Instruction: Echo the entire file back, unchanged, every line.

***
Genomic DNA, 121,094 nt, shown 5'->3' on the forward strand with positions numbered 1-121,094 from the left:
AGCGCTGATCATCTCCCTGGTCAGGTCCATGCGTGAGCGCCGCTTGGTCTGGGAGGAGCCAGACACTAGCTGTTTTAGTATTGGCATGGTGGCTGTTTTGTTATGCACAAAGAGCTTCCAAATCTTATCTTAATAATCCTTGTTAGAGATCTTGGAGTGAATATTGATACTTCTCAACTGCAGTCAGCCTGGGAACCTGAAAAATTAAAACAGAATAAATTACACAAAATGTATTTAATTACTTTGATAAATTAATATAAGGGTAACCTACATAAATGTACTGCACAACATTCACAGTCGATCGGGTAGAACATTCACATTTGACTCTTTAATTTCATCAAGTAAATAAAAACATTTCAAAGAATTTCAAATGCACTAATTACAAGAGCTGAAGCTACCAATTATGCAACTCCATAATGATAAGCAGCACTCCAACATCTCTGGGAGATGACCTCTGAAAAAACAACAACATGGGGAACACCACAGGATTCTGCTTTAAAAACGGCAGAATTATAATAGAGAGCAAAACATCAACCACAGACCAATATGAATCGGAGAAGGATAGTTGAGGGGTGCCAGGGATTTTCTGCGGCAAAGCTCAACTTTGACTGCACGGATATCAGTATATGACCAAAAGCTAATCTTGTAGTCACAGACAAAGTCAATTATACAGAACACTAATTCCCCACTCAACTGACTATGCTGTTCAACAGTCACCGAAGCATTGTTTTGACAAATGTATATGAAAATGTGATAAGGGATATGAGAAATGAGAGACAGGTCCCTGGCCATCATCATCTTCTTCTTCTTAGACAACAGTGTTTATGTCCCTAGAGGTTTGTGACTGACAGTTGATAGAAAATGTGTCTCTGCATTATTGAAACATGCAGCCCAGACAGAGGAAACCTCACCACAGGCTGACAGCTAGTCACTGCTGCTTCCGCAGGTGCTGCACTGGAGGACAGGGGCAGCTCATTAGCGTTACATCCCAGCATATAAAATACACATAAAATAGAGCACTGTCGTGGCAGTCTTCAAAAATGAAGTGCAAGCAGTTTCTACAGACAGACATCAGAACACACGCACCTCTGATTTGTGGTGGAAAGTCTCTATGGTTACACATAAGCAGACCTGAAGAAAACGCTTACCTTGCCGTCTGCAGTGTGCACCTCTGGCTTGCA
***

Genomic DNA, 121,094 nt, shown 5'->3' on the forward strand with positions numbered 1-121,094 from the left:
AGCGCTGATCATCTCCCTGGTCAGGTCCATGCGTGAGCGCCGCTTGGTCTGGGAGGAGCCAGACACTAGCTGTTTTAGTATTGGCATGGTGGCTGTTTTGTTATGCACAAAGAGCTTCCAAATCTTATCTTAATAATCCTTGTTAGAGATCTTGGAGTGAATATTGATACTTCTCAACTGCAGTCAGCCTGGGAACCTGAAAAATTAAAACAGAATAAATTACACAAAATGTATTTAATTACTTTGATAAATTAATATAAGGGTAACCTACATAAATGTACTGCACAACATTCACAGTCGATCGGGTAGAACATTCACATTTGACTCTTTAATTTCATCAAGTAAATAAAAACATTTCAAAGAATTTCAAATGCACTAATTACAAGAGCTGAAGCTACCAATTATGCAACTCCATAATGATAAGCAGCACTCCAACATCTCTGGGAGATGACCTCTGAAAAAACAACAACATGGGGAACACCACAGGATTCTGCTTTAAAAACGGCAGAATTATAATAGAGAGCAAAACATCAACCACAGACCAATATGAATCGGAGAAGGATAGTTGAGGGGTGCCAGGGATTTTCTGCGGCAAAGCTCAACTTTGACTGCACGGATATCAGTATATGACCAAAAGCTAATCTTGTAGTCACAGACAAAGTCAATTATACAGAACACTAATTCCCCACTCAACTGACTATGCTGTTCAACAGTCACCGAAGCATTGTTTTGACAAATGTATATGAAAATGTGATAAGGGATATGAGAAATGAGAGACAGGTCCCTGGCCATCATCATCTTCTTCTTCTTAGACAACAGTGTTTATGTCCCTAGAGGTTTGTGACTGACAGTTGATAGAAAATGTGTCTCTGCATTATTGAAACATGCAGCCCAGACAGAGGAAACCTCACCACAGGCTGACAGCTAGTCACTGCTGCTTCCGCAGGTGCTGCACTGGAGGACAGGGGCAGCTCATTAGCGTTACATCCCAGCATATAAAATACACATAAAATAGAGCACTGTCGTGGCAGTCTTCAAAAATGAAGTGCAAGCAGTTTCTACAGACAGACATCAGAACACACGCACCTCTGATTTGTGGTGGAAAGTCTCTATGGTTACACATAAGCAGACCTGAAGAAAACGCTTACCTTGCCGTCTGCAGTGTGCACCTCTGGCTTGCA